António Abreu, a PhD Student at the MIT Portugal Program who works at LNEG (Laboratório Nacional de Energia e Geologia I.P.), has been hard at work in developing a wireless charging system that will cater for implantable medical devices. This particular project that he has been sweating over makes plenty of sense. After all, if you were to have some sort of medical implant keeping you alive, it certainly needs to run on some sort of battery power, so charging it is going to be tricky especially when it remains embedded under bone and flesh. Wireless charging is the way to go, but doing so at high energy levels could prove challenging and disastrous to the receiving device or tissue around it.
Nice to know that Abreu’s work has refined the realm of wireless medical implant charging, where his system is now capable of sending just the right amount of juice to keep them important medical implants other than traditional pacemakers going, without causing any negative impact to the patient. This is made possible by optimizing the energy flow which was determined earlier. The Prototype, as it is called, has already been patented by António Abreu in the USA and in Europe.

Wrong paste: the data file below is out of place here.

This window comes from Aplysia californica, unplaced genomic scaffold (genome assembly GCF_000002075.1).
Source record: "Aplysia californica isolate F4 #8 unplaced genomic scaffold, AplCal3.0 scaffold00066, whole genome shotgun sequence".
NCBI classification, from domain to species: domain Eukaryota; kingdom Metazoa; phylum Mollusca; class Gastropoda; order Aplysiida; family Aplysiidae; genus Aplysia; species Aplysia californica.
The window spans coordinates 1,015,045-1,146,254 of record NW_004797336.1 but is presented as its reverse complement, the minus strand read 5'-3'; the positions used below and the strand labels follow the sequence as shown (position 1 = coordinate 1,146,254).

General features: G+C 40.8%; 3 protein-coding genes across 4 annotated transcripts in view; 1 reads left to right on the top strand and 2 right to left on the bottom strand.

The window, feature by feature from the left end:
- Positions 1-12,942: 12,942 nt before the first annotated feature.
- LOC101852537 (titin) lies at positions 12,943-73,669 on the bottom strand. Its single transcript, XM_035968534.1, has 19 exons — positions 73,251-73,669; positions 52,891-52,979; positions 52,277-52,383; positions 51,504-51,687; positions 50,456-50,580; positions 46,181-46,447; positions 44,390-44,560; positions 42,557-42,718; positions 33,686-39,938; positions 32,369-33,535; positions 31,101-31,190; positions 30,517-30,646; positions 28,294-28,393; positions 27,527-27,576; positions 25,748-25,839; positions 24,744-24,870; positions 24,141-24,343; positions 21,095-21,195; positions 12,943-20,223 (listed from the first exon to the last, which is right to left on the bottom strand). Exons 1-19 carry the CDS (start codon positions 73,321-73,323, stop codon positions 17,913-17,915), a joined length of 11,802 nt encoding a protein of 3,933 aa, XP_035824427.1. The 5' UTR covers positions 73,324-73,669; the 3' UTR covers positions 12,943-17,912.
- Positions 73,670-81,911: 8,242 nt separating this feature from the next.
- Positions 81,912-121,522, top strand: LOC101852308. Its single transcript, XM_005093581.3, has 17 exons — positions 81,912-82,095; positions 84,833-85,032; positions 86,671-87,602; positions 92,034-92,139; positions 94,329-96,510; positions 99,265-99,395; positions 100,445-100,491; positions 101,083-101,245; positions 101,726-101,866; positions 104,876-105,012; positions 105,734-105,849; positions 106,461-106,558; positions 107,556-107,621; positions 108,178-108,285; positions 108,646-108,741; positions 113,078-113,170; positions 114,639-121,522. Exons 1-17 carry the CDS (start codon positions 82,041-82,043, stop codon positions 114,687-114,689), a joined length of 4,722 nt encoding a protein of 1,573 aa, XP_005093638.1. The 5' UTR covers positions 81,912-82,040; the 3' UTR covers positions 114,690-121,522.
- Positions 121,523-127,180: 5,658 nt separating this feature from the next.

- 2014-04-04: Sony MDR-HW700DS Is World’s First 9.1ch Digital Surround Wireless Headphones System
- 2014-02-23: Dell Backs The Alliance For Wireless Power
- 2013-11-15: Netatmo's Wireless Thermostat Can Be Controlled From Your Smartphone Anywhere
- 2013-07-10: Stickers Could Work As A Cheap Wireless Sensor Network
- 2013-06-26: Wireless Dash Warning Light Warns You Of Slowing Traffic
- 2011-10-13: TDK juices up headphones and toy cars sans wires
- 2011-04-28: Toyota and WiTricity to create cars that can charge wirelessly
- 2011-03-22: LG introduces wireless battery charger
- 2011-02-10: Hitachi Maxell launching wireless iPhone 4 chargers
- 2009-10-05: Powermat to arrive next week